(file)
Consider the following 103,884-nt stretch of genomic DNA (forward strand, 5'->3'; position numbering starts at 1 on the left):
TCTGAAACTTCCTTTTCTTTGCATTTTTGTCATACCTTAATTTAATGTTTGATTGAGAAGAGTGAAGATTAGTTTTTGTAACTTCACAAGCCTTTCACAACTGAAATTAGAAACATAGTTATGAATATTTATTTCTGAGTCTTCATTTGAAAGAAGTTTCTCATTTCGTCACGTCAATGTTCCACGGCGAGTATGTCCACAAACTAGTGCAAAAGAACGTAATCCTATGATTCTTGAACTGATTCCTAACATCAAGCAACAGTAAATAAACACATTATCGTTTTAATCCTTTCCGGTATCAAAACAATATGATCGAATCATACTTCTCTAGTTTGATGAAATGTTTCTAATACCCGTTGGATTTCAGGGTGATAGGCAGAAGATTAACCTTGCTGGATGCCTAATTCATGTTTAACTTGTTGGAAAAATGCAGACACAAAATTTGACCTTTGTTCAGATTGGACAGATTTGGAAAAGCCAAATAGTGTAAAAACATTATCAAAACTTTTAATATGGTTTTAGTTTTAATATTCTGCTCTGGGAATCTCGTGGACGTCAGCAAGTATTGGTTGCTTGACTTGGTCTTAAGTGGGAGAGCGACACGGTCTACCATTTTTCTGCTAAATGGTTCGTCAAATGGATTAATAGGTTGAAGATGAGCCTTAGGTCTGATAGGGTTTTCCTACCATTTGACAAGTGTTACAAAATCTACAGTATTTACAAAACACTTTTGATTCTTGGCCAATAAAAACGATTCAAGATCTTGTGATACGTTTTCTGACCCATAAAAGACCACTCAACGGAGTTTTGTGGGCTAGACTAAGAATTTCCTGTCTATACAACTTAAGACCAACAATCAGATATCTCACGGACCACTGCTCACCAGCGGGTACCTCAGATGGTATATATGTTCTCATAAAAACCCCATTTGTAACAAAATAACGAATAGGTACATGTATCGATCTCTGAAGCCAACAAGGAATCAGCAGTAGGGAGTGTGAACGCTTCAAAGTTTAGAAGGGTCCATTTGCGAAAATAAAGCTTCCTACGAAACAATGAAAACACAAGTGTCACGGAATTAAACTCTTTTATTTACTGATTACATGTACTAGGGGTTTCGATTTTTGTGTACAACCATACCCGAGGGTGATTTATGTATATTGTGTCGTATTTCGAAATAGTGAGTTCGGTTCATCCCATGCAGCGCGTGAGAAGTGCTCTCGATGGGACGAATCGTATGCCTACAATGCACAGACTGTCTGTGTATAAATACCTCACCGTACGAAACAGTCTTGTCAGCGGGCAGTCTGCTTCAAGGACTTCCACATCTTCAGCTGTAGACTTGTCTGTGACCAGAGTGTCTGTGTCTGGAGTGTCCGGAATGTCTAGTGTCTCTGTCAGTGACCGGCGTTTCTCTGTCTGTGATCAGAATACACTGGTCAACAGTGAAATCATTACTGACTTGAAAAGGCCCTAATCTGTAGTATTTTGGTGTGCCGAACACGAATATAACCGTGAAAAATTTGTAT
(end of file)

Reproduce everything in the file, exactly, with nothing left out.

Consider the following 103,884-nt stretch of genomic DNA (forward strand, 5'->3'; position numbering starts at 1 on the left):
TCTGAAACTTCCTTTTCTTTGCATTTTTGTCATACCTTAATTTAATGTTTGATTGAGAAGAGTGAAGATTAGTTTTTGTAACTTCACAAGCCTTTCACAACTGAAATTAGAAACATAGTTATGAATATTTATTTCTGAGTCTTCATTTGAAAGAAGTTTCTCATTTCGTCACGTCAATGTTCCACGGCGAGTATGTCCACAAACTAGTGCAAAAGAACGTAATCCTATGATTCTTGAACTGATTCCTAACATCAAGCAACAGTAAATAAACACATTATCGTTTTAATCCTTTCCGGTATCAAAACAATATGATCGAATCATACTTCTCTAGTTTGATGAAATGTTTCTAATACCCGTTGGATTTCAGGGTGATAGGCAGAAGATTAACCTTGCTGGATGCCTAATTCATGTTTAACTTGTTGGAAAAATGCAGACACAAAATTTGACCTTTGTTCAGATTGGACAGATTTGGAAAAGCCAAATAGTGTAAAAACATTATCAAAACTTTTAATATGGTTTTAGTTTTAATATTCTGCTCTGGGAATCTCGTGGACGTCAGCAAGTATTGGTTGCTTGACTTGGTCTTAAGTGGGAGAGCGACACGGTCTACCATTTTTCTGCTAAATGGTTCGTCAAATGGATTAATAGGTTGAAGATGAGCCTTAGGTCTGATAGGGTTTTCCTACCATTTGACAAGTGTTACAAAATCTACAGTATTTACAAAACACTTTTGATTCTTGGCCAATAAAAACGATTCAAGATCTTGTGATACGTTTTCTGACCCATAAAAGACCACTCAACGGAGTTTTGTGGGCTAGACTAAGAATTTCCTGTCTATACAACTTAAGACCAACAATCAGATATCTCACGGACCACTGCTCACCAGCGGGTACCTCAGATGGTATATATGTTCTCATAAAAACCCCATTTGTAACAAAATAACGAATAGGTACATGTATCGATCTCTGAAGCCAACAAGGAATCAGCAGTAGGGAGTGTGAACGCTTCAAAGTTTAGAAGGGTCCATTTGCGAAAATAAAGCTTCCTACGAAACAATGAAAACACAAGTGTCACGGAATTAAACTCTTTTATTTACTGATTACATGTACTAGGGGTTTCGATTTTTGTGTACAACCATACCCGAGGGTGATTTATGTATATTGTGTCGTATTTCGAAATAGTGAGTTCGGTTCATCCCATGCAGCGCGTGAGAAGTGCTCTCGATGGGACGAATCGTATGCCTACAATGCACAGACTGTCTGTGTATAAATACCTCACCGTACGAAACAGTCTTGTCAGCGGGCAGTCTGCTTCAAGGACTTCCACATCTTCAGCTGTAGACTTGTCTGTGACCAGAGTGTCTGTGTCTGGAGTGTCCGGAATGTCTAGTGTCTCTGTCAGTGACCGGCGTTTCTCTGTCTGTGATCAGAATACACTGGTCAACAGTGAAATCATTACTGACTTGAAAAGGCCCTAATCTGTAGTATTTTGGTGTGCCGAACACGAATATAACCGTGAAAAATTTGTAT